Vick Isn't Big Ben, But He's No Lost Cause
It was a football decision, the wisdom of which is about to be revealed.
photos by Pittsburgh Steelers / karl roser
Ben Roethlisberger may be down and out, but the Steelers had signed Mike Vick for just such an emergency back on Aug. 25.
They knew such a decision would generate heat from Twitter and Facebook and every other outpost on social media that caters to animal lovers and to the people-actually-care-what-I-have-to-say crowd. They were not deterred.
Nor were the Steelers interested in being magnanimous and offering a fourth opportunity at redemption to a once-electrifying talent who had already been given a second and third chance after falling on almost unconscionable hard times and paying an almost unimaginable price.
Vick had already been to Philadelphia and New York since he’d been released from prison.
Hadn’t he suffered enough?
No, this was about having a chance to win games, period, in the event Roethlisberger became unavailable.
Minus the already-injured Bruce Gradkowski, the Steelers weren’t about to take their chances on having to give the keys to the offense with Landry Jones.
Instead, they’re turning to a been-there, done-that guy, albeit one who hasn’t been either for a significant period of time in quite a while.
Here’s what they’re getting:
- A guy who had the respect and admiration of his teammates immediately upon his arrival, several of whom admittedly idolized Vick while growing up.
- A guy who, at 35, isn’t the runner he used to be but still has more than enough mobility, and more than enough arm. Vick won’t resemble one of those veterans who hung around long after his physical skills had deserted him. This isn’t Joe Namath with the Rams or Johnny Unitas with the Chargers.
- A veteran guy with veteran presence and veteran savvy, one who isn’t about to find the stage he’s re-visiting too big. “This is what I feel like I’ve been born to do,” Vick insisted after being called in from the bullpen in St. Louis.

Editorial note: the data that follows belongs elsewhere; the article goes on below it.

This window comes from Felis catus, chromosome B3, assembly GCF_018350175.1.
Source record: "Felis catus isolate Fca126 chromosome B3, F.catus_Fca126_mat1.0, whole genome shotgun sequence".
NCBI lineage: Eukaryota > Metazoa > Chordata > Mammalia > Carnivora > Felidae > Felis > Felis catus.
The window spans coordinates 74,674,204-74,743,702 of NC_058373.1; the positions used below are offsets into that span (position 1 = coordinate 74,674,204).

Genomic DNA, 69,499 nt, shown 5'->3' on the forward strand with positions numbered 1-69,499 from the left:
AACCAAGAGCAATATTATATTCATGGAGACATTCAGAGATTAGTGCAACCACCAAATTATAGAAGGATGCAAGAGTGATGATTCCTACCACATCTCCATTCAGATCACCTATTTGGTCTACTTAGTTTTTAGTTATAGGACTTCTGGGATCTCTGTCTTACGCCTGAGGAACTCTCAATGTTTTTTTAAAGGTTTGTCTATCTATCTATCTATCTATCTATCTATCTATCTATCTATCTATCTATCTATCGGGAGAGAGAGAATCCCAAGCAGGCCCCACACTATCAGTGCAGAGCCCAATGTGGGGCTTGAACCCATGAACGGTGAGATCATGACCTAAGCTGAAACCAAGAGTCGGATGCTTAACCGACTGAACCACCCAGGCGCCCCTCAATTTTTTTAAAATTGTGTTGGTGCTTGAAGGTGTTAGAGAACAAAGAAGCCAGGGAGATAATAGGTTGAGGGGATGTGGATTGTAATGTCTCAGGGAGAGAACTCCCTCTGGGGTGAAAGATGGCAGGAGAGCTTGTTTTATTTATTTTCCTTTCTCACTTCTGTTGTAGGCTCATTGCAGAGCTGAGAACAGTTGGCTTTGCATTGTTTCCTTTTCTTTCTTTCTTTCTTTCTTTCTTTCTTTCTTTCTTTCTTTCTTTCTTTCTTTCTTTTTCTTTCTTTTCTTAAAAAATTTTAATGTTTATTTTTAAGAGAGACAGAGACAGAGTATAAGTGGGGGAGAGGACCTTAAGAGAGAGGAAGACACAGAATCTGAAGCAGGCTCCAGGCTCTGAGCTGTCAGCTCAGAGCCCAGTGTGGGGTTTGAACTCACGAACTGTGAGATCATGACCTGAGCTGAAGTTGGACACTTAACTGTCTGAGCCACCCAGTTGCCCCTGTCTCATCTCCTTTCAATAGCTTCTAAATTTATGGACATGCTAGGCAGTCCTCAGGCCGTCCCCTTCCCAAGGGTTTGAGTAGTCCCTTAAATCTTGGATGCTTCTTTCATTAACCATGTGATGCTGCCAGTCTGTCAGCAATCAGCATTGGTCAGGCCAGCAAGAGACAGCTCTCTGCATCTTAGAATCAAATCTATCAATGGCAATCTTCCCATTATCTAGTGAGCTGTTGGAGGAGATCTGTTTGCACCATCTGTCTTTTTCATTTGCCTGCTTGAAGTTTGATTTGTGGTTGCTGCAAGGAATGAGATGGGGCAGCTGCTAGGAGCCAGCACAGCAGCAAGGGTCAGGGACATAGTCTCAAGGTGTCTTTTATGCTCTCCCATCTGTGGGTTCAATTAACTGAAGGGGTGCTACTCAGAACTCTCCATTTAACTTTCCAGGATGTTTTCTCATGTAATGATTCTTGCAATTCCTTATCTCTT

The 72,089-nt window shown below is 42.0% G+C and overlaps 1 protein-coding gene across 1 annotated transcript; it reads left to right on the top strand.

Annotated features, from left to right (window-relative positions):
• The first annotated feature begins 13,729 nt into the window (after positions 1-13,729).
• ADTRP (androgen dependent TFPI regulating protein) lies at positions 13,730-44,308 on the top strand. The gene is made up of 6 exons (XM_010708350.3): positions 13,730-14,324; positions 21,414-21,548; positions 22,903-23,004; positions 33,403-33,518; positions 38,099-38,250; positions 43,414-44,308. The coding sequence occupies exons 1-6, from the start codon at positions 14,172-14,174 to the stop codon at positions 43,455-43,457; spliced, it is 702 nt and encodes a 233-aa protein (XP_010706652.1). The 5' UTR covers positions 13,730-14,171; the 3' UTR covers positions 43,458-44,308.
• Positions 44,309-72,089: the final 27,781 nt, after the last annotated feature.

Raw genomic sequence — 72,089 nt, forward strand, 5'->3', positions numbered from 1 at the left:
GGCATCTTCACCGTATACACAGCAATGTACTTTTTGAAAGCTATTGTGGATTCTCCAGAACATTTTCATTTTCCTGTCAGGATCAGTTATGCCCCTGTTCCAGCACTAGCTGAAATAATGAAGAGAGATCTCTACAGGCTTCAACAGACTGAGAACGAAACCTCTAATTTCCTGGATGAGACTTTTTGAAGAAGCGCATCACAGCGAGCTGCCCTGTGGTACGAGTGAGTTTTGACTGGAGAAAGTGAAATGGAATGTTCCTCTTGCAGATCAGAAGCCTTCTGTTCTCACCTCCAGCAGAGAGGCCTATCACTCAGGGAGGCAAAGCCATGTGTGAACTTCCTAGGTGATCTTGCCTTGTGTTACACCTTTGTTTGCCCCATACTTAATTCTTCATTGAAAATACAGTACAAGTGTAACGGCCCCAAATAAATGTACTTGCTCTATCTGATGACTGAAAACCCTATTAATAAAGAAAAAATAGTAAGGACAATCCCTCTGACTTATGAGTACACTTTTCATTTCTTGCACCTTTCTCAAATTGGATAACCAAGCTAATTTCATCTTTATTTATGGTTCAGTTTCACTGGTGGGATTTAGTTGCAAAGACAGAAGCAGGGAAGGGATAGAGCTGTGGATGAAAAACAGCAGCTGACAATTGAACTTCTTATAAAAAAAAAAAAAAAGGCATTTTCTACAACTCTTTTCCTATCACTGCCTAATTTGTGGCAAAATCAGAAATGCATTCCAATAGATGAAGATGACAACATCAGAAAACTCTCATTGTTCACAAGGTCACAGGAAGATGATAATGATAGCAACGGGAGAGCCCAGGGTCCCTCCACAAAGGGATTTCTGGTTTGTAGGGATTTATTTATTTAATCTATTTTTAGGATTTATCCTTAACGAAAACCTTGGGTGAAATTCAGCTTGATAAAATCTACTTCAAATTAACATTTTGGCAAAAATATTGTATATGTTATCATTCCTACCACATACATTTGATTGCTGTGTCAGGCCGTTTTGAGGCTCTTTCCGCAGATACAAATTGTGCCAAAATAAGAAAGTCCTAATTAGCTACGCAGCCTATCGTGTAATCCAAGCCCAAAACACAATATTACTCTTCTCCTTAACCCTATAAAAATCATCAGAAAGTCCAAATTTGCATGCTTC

So the Steelers have all of that going for them, which is nice.
But what they’re still going to miss, perhaps desperately, is Ben being Ben.
What’s thrust Roethlisberger into the best-QB-on-the-planet debate of late has been his ability to dissect defenses.
Yes, he still has a big arm. And yes, he can still extend plays, although that doesn’t happen nearly as often as it used to and not nearly as often as some analysts suggest. But what’s really taken Roethlisberger’s game and the Steelers’ to previously unattained levels has been his ability to run the no-huddle offense.
When Roethlisberger’s doing that it means he has a chance to call the right play against the right defense at the line of scrimmage, to make the right decision when the Steelers approach the line with a run option and a pass option both available to them on a given snap, and even to connect with a teammate via a nod or a glance for an appropriate veer off script.
Vick can be expected to minimize the turnovers that have plagued him throughout much of his career because he’ll play a more conservative game at this stage of his career, especially given the current circumstances.
But Vick just won’t have the intimate understanding of the Steelers’ offense, of what works and what doesn’t against a particular defense, or of the players around him to play it the way Roethlisberger does.
That’s the part of Roethlisberger’s game that’ll prove to be irreplaceable.
With Vick at QB, much more of a by-the-numbers approach is going to be required.
That doesn’t mean the Steelers can’t win with Vick, or that he isn’t poised to begin justifying what might ultimately go down as a season-saving football decision.